‘No Question Hour, Curtailed Zero Hour In Parliament’s Monsoon Session’

  • Category
    Polity & Governance
  • Published
    7th Sep, 2020

Context

There will be no Question Hour, a curtailed Zero Hour and no private members’ bills during the upcoming monsoon session of Parliament, the Lok Sabha and Rajya Sabha secretariats decided.

About

What is Question Hour?

  • Question Hour is the liveliest hour in Parliament. It is during this one hour that Members of Parliament ask questions of ministers and hold them accountable for the functioning of their ministries.
  • The questions that MPs ask are designed to elicit information and trigger suitable action by ministries.
  • Their questions have exposed financial irregularities and brought data and information regarding government functioning to the public domain.
  • Types of Questions: There are fourcategories of questions that can be asked in this period —
    • starred questions: Starred questions require an oral answer from the minister-in-charge and must be submitted 15 days in advance. 
    • unstarred questions: They require a written response and generally address concerns related to data and information, but do not allow supplementary questions. These too must be submitted 15 days in advance.
    • short notice questions: They address urgent matters that have public importance and can be submitted within less than 10 days. 
    • questions to private members:  They are usually related to “some Bill, Resolution or other matter connected with the business of the House for which that Member is responsible”.

Origin of the Hour

  • Over the last 70 years, MPs have successfully used this parliamentary device to shine a light on government functioning.
  • With the broadcasting of Question Hour since 1991, Question Hour has become one the most visible aspects of parliamentary functioning.
  • Asking questions of the government has a long history in our legislative bodies. Prior to Independence, the first question asked of government was in 1893.
  • It was on the burden cast on village shopkeepers who had to provide supplies to touring government officers.

What is Zero Hour?

  • While Question Hour is strictly regulated, Zero Hour is an Indian parliamentary innovation.
  • The phrase does not find mention in the rules of procedure. The concept of Zero Hour started organically in the first decade of Indian Parliament, when MPs felt the need for raising important constituency and national issues.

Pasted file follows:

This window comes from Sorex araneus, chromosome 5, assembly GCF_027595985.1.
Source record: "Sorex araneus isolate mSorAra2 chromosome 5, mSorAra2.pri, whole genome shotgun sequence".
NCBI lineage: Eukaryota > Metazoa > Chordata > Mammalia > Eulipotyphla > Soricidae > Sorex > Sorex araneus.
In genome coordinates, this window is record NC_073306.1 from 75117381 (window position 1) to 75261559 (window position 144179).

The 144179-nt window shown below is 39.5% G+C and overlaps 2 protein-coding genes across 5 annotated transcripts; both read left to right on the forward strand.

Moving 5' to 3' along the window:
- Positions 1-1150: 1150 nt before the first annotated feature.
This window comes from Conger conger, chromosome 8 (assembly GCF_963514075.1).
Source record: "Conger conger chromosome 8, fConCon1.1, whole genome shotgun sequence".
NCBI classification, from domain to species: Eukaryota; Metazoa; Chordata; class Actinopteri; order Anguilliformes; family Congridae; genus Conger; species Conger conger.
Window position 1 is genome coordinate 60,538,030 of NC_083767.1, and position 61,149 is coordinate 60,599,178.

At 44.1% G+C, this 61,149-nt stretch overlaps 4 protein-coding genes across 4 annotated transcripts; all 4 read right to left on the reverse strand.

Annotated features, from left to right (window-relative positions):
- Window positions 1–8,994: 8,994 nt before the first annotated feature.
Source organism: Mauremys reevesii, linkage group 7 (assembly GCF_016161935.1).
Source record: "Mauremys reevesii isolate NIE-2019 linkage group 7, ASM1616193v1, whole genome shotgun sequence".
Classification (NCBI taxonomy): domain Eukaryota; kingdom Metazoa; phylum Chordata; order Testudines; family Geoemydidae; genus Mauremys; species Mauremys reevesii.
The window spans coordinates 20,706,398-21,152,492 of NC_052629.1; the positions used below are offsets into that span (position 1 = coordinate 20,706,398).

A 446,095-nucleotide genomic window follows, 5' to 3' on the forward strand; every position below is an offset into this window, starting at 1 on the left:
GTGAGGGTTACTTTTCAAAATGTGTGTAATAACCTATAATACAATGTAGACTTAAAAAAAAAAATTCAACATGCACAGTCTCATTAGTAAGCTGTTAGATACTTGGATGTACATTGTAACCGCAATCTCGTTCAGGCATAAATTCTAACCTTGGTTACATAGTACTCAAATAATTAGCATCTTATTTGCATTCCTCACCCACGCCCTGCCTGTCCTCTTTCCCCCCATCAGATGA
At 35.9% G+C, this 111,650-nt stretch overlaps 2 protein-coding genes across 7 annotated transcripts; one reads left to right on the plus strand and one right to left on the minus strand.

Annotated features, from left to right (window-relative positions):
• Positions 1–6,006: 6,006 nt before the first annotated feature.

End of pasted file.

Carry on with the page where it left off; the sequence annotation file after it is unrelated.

• During the initial days, Parliament used to break for lunch at 1 pm. Therefore, the opportunity for MPs to raise national issues without an advance notice became available at 12 pm and could last for an hour until the House adjourned for lunch.
  • This led to the hour being popularly referred to as Zero Hour and the issues being raised during this time as Zero Hour submissions.
  • Over the years, presiding officers of both Houses have given directions to streamline the working of Zero Hour to make it even more effective.
  • Its importance can be gauged from the support it receives from citizens, media, MPs and presiding officers despite not being part of the rulebook.

When Question Hour was dropped amid extraordinary circumstances?

In the past, the Question Hour had been suspended during wars and the Emergency.

  • India-China war of 1962: During the India-China war of 1962, Parliament’s winter session had skipped the Question Hour.
  • 1971 War: During the 1971 war, too, the daily schedule was changed. From December 6 to 23 (due to Pakistani aggression), the Question Hour and Calling Attention matters were suspended,
  • The Emergency (June 25, 1975 –March 21, 1977): During the Emergency, imposed by the Indira Gandhi regime, Parliament continued to function but without Question Hour in at least two sessions.
    • The monsoon session of 1975 — the first after the declaration of the Emergency — didn’t have a Question Hour
    • The winter session of 1976, too, didn’t have a Question Hour.
      • Several constitutional amendments were cleared hurriedly during this period.
      • One of the most significant one was the 42nd Amendment that added the words “Socialist” and “Secular” to the Preamble to the Indian constitution.
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